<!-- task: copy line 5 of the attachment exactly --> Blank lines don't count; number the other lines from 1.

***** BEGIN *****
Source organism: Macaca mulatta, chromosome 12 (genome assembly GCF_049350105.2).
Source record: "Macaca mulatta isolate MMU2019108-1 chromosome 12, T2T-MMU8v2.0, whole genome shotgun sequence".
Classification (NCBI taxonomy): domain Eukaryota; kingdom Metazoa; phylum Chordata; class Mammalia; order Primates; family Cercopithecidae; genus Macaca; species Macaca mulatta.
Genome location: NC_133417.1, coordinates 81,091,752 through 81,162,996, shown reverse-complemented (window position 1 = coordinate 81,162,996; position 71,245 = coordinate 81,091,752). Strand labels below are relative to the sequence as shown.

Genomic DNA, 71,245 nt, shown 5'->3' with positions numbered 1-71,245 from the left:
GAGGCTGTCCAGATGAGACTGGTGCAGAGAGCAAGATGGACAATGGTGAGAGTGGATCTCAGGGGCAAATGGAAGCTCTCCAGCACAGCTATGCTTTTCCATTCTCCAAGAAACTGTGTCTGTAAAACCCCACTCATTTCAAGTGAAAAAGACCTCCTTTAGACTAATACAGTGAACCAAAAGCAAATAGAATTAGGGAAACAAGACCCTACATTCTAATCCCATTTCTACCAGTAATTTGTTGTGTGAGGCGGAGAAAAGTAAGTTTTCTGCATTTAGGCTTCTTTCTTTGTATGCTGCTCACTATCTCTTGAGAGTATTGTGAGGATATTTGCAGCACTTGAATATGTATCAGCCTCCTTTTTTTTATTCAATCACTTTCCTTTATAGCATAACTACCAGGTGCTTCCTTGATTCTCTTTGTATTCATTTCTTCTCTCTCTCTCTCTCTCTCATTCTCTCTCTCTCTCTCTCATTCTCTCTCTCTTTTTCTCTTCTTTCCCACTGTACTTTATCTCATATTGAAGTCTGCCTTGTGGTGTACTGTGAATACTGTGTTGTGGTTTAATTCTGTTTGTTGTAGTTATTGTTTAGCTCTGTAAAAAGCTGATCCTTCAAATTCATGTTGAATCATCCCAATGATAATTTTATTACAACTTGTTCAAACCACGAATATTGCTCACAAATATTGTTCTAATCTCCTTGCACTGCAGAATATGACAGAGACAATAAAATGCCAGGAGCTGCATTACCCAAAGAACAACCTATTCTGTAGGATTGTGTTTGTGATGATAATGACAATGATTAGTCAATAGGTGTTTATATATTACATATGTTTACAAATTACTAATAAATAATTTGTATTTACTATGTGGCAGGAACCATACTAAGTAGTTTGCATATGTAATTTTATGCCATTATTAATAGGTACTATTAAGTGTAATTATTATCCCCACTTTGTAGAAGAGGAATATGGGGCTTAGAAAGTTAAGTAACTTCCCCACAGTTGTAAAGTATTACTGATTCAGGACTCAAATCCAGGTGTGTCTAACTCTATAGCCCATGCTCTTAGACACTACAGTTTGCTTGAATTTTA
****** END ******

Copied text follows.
Genomic DNA, 71,245 nt, shown 5'->3' with positions numbered 1-71,245 from the left: